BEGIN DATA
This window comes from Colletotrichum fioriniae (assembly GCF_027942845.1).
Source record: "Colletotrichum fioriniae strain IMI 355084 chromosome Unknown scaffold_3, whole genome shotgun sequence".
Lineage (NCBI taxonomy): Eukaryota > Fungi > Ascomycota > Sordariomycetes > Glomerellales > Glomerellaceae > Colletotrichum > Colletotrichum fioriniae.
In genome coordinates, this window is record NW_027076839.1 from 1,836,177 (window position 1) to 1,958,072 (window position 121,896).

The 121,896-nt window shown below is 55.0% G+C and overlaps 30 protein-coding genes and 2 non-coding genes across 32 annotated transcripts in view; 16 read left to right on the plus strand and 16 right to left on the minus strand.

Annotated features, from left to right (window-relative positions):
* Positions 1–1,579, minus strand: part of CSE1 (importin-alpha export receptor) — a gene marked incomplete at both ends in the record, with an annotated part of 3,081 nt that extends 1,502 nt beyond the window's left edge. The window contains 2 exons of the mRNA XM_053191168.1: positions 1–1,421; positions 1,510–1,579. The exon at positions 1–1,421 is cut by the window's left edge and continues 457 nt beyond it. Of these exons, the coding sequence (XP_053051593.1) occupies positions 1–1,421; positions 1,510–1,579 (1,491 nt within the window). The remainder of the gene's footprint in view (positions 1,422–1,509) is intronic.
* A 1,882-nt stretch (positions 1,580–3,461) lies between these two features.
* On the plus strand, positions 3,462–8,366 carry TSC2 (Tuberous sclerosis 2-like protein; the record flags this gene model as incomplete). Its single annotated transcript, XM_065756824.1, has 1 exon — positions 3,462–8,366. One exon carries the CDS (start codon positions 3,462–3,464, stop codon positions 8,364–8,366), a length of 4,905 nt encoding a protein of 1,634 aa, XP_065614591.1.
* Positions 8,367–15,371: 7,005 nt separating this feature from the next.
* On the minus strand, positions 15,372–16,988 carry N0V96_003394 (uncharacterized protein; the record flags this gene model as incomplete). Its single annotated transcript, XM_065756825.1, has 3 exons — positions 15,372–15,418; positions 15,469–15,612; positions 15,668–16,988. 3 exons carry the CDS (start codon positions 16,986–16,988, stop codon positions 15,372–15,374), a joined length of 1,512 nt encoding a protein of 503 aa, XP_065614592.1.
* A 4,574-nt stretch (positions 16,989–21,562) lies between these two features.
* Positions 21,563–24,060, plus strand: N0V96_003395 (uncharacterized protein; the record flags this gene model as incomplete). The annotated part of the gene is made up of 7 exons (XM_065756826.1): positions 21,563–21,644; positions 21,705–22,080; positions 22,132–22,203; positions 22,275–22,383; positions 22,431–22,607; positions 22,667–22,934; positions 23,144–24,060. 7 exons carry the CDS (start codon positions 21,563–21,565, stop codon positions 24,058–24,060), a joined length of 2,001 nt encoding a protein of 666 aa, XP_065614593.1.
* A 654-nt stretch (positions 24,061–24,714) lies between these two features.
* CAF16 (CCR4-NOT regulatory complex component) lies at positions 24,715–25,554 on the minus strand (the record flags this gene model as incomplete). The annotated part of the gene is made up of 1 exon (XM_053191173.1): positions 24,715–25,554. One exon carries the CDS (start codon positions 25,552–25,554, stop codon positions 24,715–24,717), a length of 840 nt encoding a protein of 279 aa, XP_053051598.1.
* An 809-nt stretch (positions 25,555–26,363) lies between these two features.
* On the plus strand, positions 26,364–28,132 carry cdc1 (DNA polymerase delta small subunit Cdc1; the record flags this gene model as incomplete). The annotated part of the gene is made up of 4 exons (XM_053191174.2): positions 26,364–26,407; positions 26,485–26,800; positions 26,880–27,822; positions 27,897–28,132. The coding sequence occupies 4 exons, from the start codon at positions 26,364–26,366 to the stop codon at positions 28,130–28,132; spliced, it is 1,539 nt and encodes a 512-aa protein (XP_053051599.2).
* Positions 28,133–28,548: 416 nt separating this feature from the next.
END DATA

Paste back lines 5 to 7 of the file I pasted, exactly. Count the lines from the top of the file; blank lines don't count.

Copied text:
The 121,896-nt window shown below is 55.0% G+C and overlaps 30 protein-coding genes and 2 non-coding genes across 32 annotated transcripts in view; 16 read left to right on the plus strand and 16 right to left on the minus strand.

Annotated features, from left to right (window-relative positions):
* Positions 1–1,579, minus strand: part of CSE1 (importin-alpha export receptor) — a gene marked incomplete at both ends in the record, with an annotated part of 3,081 nt that extends 1,502 nt beyond the window's left edge. The window contains 2 exons of the mRNA XM_053191168.1: positions 1–1,421; positions 1,510–1,579. The exon at positions 1–1,421 is cut by the window's left edge and continues 457 nt beyond it. Of these exons, the coding sequence (XP_053051593.1) occupies positions 1–1,421; positions 1,510–1,579 (1,491 nt within the window). The remainder of the gene's footprint in view (positions 1,422–1,509) is intronic.